Understanding the Risk Assessment Process

Risk assessment is the first phase of the risk management process. A risk assessment consists of identifying your assets, analyzing threats, and assessing vulnerabilities.

Assessing specifically data security risks involves:

  • Identifying your data processing operations (to determine how and where your data assets are used by your business)
  • Determining potential business impact (if your data is compromised)
  • Identifying possible threats and evaluating the likelihood (of occurrence, including frequency)
  • Evaluating risk (to assess which safeguards or controls should be implemented to protect your data)

Step 1: Identify Your Data Processing Operations

Data within an organization has different risk profiles, not only based on the content of the data but also due to the way data is used within the organization. Thus, it is important to understand how data is processed within your business as you begin the risk assessment process. For example, a typical SME might have some or all of the following types of data processing operations:

  • Human resources such as employee payroll management, recruiting and retention, training records, disciplinary actions, and performance evaluations.
  • Customer management, marketing, and suppliers such as customer information, purchase and sales orders, invoices, email lists, marketing and advertising data, and vendor contracts.
  • Personnel safety and physical security such as employee security access logs, visitor logs, and video monitoring.

For each data processing operation, consider the following:

  • What personal data is being processed?
  • What is the purpose of the process?
  • Where does the processing occur?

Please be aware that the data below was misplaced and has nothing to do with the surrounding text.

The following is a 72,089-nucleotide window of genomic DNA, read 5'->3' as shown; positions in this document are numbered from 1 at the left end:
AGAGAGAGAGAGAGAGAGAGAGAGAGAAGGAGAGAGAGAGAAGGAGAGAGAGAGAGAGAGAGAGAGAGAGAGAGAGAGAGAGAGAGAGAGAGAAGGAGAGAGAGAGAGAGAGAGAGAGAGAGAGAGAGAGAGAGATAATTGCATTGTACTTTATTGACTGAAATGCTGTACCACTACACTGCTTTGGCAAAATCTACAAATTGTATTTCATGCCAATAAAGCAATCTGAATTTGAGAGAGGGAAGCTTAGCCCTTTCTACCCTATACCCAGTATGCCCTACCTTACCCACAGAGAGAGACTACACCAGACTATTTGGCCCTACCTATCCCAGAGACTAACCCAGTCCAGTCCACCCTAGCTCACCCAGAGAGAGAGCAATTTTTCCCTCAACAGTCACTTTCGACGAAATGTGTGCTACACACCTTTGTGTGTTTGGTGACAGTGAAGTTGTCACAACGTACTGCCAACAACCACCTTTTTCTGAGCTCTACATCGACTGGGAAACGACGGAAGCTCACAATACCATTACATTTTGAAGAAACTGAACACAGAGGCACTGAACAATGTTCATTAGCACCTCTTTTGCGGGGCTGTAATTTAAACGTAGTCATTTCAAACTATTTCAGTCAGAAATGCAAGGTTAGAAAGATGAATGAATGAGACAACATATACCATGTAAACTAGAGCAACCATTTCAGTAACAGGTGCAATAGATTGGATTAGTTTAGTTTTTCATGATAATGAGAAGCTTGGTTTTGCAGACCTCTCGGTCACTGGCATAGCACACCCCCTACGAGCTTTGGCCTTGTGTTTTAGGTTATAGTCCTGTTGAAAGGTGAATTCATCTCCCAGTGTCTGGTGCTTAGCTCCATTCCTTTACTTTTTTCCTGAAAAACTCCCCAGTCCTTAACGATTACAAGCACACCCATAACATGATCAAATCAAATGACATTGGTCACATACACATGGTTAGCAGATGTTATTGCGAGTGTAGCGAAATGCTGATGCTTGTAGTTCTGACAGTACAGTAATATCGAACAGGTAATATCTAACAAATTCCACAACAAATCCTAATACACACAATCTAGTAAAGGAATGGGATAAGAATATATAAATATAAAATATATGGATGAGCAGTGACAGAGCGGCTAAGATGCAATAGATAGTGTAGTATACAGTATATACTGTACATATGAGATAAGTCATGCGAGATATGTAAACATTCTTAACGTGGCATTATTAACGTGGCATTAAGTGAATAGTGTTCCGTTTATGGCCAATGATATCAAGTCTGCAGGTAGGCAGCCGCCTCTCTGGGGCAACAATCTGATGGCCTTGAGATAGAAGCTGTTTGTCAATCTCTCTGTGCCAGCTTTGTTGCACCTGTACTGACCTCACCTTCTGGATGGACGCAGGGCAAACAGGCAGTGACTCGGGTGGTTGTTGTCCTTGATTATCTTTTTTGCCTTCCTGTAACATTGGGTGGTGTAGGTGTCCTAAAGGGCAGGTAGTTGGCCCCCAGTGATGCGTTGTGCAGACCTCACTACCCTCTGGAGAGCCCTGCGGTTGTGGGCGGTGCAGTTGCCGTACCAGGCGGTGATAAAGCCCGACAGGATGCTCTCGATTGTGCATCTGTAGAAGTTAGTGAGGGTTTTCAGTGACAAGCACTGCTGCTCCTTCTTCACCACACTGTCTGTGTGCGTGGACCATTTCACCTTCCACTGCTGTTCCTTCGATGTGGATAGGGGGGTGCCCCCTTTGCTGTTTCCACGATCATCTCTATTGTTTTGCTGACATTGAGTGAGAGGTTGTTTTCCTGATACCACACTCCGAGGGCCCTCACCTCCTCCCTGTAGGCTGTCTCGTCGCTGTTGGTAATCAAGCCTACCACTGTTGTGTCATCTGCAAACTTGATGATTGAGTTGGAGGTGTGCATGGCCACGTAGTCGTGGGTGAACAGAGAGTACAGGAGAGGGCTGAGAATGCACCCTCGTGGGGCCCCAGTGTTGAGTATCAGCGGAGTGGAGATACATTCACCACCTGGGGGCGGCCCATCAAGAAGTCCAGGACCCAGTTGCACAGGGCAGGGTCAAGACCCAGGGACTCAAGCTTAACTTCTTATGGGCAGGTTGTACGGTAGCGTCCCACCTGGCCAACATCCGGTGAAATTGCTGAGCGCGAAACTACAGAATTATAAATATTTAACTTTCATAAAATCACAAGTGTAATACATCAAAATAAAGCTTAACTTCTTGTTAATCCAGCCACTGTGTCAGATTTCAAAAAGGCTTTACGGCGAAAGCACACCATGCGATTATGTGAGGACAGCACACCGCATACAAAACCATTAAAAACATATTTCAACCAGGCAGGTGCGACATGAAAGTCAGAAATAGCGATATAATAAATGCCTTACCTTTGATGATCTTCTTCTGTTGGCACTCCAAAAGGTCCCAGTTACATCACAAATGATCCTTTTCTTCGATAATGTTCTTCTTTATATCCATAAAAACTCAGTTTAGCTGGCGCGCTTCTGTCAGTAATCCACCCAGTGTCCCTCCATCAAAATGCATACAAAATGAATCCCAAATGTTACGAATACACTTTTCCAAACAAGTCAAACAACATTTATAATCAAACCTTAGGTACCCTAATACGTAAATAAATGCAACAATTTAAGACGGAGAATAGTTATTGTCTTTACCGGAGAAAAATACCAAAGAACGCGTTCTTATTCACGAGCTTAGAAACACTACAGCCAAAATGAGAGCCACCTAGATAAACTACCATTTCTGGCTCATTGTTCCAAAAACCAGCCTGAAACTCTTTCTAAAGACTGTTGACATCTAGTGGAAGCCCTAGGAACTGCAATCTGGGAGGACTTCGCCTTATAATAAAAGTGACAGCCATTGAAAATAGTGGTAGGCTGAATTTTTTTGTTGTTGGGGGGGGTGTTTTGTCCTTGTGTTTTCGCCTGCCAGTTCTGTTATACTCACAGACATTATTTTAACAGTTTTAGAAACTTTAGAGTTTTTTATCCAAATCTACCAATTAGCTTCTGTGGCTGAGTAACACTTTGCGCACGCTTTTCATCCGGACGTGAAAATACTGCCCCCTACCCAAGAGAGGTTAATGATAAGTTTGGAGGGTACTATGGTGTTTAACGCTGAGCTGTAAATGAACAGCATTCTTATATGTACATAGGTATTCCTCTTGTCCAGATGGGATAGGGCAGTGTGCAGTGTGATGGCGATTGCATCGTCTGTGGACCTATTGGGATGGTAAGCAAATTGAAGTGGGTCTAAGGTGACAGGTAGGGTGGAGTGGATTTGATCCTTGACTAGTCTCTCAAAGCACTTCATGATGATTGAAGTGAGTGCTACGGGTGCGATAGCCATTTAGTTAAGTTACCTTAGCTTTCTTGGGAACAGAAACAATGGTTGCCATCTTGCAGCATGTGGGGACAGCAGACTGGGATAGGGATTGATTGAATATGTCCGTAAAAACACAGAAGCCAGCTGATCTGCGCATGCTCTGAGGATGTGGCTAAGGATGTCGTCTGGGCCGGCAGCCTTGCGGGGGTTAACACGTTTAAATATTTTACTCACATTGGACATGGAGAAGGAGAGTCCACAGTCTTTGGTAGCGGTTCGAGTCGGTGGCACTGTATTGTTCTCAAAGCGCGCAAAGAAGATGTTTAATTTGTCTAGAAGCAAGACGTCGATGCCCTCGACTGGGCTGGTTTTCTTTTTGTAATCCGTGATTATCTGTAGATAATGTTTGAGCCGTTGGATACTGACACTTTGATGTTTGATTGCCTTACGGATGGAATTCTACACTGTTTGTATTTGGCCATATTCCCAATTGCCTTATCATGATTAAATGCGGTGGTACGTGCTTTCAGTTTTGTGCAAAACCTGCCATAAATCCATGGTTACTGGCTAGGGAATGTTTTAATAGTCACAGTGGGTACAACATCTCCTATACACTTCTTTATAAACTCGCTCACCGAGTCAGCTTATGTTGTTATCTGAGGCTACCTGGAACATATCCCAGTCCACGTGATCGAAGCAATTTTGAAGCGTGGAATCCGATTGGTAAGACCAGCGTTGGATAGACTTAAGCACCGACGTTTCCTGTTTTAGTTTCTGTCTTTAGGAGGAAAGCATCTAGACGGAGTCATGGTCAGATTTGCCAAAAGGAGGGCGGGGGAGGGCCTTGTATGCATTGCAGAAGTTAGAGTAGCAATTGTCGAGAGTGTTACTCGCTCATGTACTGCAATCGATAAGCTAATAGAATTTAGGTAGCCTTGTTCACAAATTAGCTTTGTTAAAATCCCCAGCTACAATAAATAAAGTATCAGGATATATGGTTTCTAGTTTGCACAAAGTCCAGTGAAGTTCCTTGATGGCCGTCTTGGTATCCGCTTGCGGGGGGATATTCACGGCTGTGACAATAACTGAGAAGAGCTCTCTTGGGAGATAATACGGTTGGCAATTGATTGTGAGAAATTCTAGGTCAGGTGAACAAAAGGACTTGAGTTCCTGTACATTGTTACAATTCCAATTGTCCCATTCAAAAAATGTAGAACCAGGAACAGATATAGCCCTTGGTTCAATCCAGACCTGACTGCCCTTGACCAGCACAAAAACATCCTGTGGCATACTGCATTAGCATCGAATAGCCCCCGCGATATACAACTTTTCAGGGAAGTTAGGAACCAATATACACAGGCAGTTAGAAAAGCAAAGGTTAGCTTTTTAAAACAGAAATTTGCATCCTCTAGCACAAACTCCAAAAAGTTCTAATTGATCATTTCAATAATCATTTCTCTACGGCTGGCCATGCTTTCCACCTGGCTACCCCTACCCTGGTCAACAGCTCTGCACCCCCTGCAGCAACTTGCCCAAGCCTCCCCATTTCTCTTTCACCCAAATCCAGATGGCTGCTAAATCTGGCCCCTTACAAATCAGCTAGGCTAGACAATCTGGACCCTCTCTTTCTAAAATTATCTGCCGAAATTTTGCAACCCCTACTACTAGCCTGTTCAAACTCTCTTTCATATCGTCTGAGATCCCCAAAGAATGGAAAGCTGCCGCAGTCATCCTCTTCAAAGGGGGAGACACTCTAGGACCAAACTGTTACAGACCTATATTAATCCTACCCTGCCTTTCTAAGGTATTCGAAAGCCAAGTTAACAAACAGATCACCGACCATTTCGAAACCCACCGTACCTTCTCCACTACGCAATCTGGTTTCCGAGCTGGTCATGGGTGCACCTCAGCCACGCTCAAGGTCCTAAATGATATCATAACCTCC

• Who is responsible for the process?
  • Who has access to the data?

Step 2: Determine Potential Business Impact

Next, you need to determine the potential impact of a data breach or compromise. A breach or compromise may affect the confidentiality (for example, unauthorized access) of data, the integrity of data (for example, unauthorized modification), or the availability of data (for example, a ransomware attack).

Organizations must protect the confidentiality, integrity, and availability of data. In information security, this is known as the C-I-A triad.

In a typical risk assessment, the potential impact of a given risk is typically expressed in terms of damage to the organization, such as the loss or destruction of a physical asset (for example, a server, a copier machine, or a vehicle).

The impact of a risk to data security on the business is similar to other risk impacts, but the impact may be indirect. In the case of sensitive personal data, the individual whose data is breached or compromised is the direct victim. In such cases, an individual’s identity or financial assets may be stolen and/or their privacy may be violated. The impact on the business is less direct but still very costly and may include (among others):

  • Loss of customers and revenue
  • Brand damage and adverse public relations
  • Regulatory fines and litigation
  • Breach notifications and credit monitoring services